The women in Othello are synonymous with Venetian societal standards. Only three women are characters in Othello: Desdemona, Emilia and Bianca but the roles these women play give the reader an idea of how women were portrayed, not only in Shakespeare's Othello but in society in general.
Women were viewed merely as possessions. After the Duke allows Desdemona to accompany Othello to Cyprus, Othello says 'To my conveyance I assign my wife' (I.3.283), this statement implies that Desdemona and a possession to be transported and guarded. The first Senators phrase 'use Desdemona well' (I.3.288) may suggest he hopes Othello will look after Desdemona, but is more likely to support the the expectations Venetian women had in the 1600s. They were meant to be wives and to obey their husbands. Furthermore the act of marriage was described as a purchase, as seen in Act II when Othello says to Desdemona 'The purchase made, the fruits are to ensue' (II.3.8-9), A woman is purchased by her husband and in turn is expected to fulfill his desires as payment for the privilege of being married to him.
Iago who seeks revenge on Othello for his assumption that Emilia and Othello had an affair wishes to be 'evened with him, wife for wife' (II.1.290) The women are only objects to be used by Iago to further his desire for revenge and therefore perfectly demonstrates the idea that women are possessions inferior to men.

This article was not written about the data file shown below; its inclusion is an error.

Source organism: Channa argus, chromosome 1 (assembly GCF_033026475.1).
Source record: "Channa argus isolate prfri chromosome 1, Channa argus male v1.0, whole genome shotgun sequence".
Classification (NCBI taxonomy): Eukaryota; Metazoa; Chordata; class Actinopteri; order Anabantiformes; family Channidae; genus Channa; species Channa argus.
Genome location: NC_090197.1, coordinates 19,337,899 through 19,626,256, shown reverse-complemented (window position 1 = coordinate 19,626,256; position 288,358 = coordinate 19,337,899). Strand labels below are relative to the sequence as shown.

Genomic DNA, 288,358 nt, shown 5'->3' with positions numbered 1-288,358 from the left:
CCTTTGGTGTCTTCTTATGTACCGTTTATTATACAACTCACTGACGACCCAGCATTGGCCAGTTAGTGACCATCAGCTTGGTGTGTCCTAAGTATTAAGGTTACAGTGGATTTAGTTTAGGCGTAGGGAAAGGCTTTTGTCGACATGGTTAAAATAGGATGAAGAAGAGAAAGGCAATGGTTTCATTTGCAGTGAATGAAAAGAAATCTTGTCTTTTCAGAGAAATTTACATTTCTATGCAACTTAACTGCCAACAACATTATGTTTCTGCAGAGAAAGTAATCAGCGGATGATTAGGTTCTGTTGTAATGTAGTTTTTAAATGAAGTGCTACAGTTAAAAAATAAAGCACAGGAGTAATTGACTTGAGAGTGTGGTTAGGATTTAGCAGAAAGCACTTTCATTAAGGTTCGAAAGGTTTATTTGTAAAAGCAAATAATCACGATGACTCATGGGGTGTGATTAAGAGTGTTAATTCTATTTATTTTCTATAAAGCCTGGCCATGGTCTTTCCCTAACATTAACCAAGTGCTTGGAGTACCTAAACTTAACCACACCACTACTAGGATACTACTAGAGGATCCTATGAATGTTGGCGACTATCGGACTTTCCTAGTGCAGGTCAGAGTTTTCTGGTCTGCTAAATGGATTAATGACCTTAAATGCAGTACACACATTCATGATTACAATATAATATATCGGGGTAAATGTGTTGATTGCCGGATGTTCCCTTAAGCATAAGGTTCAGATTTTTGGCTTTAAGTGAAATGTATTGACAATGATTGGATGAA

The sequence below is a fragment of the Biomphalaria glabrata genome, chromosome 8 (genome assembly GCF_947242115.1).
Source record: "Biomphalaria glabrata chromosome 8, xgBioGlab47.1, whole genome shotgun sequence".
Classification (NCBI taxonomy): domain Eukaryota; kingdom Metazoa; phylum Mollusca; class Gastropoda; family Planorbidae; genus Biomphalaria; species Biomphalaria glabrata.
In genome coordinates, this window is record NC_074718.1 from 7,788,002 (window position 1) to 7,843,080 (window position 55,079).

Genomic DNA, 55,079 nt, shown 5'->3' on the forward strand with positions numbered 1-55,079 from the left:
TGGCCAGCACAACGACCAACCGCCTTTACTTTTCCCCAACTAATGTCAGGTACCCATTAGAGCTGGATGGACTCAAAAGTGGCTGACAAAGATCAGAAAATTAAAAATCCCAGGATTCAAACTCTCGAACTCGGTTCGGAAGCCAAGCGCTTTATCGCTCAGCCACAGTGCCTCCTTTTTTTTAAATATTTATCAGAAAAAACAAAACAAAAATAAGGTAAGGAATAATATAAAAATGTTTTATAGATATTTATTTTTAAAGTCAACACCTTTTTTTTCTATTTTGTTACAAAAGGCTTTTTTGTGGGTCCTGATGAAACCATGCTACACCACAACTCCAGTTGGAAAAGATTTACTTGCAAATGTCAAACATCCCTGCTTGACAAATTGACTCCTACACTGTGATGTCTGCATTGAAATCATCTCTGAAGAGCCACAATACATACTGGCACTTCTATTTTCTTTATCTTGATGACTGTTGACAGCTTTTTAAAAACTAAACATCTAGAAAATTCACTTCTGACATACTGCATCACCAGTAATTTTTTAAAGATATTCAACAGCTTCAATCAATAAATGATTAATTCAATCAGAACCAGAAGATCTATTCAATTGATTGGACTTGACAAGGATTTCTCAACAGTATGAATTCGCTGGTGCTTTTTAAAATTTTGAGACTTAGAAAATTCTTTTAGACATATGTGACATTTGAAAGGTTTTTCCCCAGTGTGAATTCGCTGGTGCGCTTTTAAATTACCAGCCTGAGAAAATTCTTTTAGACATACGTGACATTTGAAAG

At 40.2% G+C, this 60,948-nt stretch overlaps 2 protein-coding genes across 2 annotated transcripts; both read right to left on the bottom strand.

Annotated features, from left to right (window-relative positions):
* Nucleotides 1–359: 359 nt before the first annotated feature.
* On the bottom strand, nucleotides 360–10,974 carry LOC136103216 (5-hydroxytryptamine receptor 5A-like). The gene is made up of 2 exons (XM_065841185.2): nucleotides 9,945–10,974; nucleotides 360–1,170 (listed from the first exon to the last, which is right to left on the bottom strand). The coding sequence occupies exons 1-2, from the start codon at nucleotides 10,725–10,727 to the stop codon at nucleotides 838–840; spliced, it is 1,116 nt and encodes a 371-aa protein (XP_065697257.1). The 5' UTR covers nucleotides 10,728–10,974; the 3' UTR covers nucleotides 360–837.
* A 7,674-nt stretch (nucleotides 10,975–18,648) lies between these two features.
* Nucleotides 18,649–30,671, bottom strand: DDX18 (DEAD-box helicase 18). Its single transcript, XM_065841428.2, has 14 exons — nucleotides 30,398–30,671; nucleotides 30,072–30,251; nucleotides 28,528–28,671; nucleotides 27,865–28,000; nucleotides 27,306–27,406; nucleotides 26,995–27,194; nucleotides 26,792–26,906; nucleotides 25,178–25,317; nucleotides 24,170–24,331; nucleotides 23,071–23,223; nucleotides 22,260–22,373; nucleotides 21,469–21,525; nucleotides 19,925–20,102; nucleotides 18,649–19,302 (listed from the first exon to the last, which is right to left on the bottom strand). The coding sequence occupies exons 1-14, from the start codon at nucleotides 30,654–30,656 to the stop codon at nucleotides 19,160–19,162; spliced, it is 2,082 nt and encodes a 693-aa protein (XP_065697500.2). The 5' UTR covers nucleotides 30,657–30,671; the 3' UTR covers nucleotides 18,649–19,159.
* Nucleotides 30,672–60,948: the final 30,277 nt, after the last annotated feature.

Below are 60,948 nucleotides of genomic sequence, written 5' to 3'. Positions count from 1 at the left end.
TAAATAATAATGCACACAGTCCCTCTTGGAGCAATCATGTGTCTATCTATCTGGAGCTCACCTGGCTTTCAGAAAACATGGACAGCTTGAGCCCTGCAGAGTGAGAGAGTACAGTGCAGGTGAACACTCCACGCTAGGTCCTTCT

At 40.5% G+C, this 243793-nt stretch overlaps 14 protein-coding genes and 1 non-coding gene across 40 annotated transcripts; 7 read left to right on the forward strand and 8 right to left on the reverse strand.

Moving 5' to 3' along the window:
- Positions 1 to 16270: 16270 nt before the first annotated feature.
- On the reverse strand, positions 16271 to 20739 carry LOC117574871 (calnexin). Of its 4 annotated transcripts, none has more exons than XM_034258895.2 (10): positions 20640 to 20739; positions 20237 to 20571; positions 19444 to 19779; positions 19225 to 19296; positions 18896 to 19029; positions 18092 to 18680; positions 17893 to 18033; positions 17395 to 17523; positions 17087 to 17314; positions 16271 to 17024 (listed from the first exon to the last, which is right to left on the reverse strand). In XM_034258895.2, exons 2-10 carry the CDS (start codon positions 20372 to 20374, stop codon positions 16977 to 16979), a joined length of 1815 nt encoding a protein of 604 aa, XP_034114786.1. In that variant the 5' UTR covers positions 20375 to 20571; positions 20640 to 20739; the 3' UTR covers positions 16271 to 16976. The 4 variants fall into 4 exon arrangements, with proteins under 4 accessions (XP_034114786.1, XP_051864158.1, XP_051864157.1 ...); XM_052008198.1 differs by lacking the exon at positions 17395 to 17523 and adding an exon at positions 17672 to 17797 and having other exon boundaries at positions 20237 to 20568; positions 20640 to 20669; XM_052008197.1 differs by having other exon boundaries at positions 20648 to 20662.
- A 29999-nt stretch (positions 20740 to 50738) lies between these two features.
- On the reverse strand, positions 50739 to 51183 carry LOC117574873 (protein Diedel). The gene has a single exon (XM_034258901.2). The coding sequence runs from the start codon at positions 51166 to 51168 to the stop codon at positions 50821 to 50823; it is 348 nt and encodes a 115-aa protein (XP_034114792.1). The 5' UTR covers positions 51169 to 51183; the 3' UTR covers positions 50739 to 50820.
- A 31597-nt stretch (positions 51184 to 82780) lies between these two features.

Since women are possessions and are supposed to obey their husbands every command, one could assume that women were also weak and submissive, Desdemona is seen as the epitome of the downtrodden woman by some modern day feminists, and there is a sufficient amount of evidence to support this claim. Desdemona herself states 'I am obedient' (III.3.89) and she continues to obey Othello from the beginning all the way to her death, where she remains true to Othello, even knowing he murdered her. Undoubtedly a stronger character, Emilia has also accepted her role in society. At the end of the play while revealing Iago's plan she states 'Tis proper I obey him, but not now' (V.2.195). Although she has just betrayed Iago,she still feels the need to explains her reasoning for not obeying him. Bianca is also a victim of the role society has set for women. She feels obligated by the standards of society to be circumstanced or to' put up with'. It was natural for women to be feminine and to obey the men of the society and it was unnatural for them to do anything of the contrary. this concept was widely believed and understood by Shakespeare's audience. Modern feminist disagree and say it is not natural for a woman to be feminine, however the women in Othello are pre-feminism and only seem to compound the ideologies of 'feminism' through their actions and behavior.
One should not assume that the women of Othello do not question the authority of men at all. Emilia, at the end of Act IV as she's talking to Desdemona explains that women are no different physically than men: